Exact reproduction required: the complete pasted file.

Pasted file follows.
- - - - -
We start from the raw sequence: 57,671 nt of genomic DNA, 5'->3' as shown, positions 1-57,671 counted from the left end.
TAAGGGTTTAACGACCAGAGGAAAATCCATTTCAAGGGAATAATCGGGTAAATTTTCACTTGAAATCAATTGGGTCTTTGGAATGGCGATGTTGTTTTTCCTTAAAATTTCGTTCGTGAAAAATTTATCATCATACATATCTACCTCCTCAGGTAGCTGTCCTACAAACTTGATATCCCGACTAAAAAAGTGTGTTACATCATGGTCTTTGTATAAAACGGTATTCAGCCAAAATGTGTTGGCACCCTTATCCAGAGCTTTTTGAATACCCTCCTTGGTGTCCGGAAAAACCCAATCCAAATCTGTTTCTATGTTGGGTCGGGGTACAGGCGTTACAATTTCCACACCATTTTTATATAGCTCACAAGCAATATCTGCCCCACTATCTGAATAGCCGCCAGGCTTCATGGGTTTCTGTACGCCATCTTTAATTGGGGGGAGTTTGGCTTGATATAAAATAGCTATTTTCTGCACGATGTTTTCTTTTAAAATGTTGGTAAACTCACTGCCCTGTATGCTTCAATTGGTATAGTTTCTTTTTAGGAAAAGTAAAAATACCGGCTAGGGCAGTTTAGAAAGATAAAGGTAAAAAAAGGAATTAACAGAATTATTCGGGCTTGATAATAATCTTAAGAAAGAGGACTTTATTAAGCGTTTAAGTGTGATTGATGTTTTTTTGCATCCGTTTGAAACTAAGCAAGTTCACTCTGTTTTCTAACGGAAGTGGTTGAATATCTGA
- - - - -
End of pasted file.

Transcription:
We start from the raw sequence: 57,671 nt of genomic DNA, 5'->3' as shown, positions 1-57,671 counted from the left end.
TAAGGGTTTAACGACCAGAGGAAAATCCATTTCAAGGGAATAATCGGGTAAATTTTCACTTGAAATCAATTGGGTCTTTGGAATGGCGATGTTGTTTTTCCTTAAAATTTCGTTCGTGAAAAATTTATCATCATACATATCTACCTCCTCAGGTAGCTGTCCTACAAACTTGATATCCCGACTAAAAAAGTGTGTTACATCATGGTCTTTGTATAAAACGGTATTCAGCCAAAATGTGTTGGCACCCTTATCCAGAGCTTTTTGAATACCCTCCTTGGTGTCCGGAAAAACCCAATCCAAATCTGTTTCTATGTTGGGTCGGGGTACAGGCGTTACAATTTCCACACCATTTTTATATAGCTCACAAGCAATATCTGCCCCACTATCTGAATAGCCGCCAGGCTTCATGGGTTTCTGTACGCCATCTTTAATTGGGGGGAGTTTGGCTTGATATAAAATAGCTATTTTCTGCACGATGTTTTCTTTTAAAATGTTGGTAAACTCACTGCCCTGTATGCTTCAATTGGTATAGTTTCTTTTTAGGAAAAGTAAAAATACCGGCTAGGGCAGTTTAGAAAGATAAAGGTAAAAAAAGGAATTAACAGAATTATTCGGGCTTGATAATAATCTTAAGAAAGAGGACTTTATTAAGCGTTTAAGTGTGATTGATGTTTTTTTGCATCCGTTTGAAACTAAGCAAGTTCACTCTGTTTTCTAACGGAAGTGGTTGAATATCTGA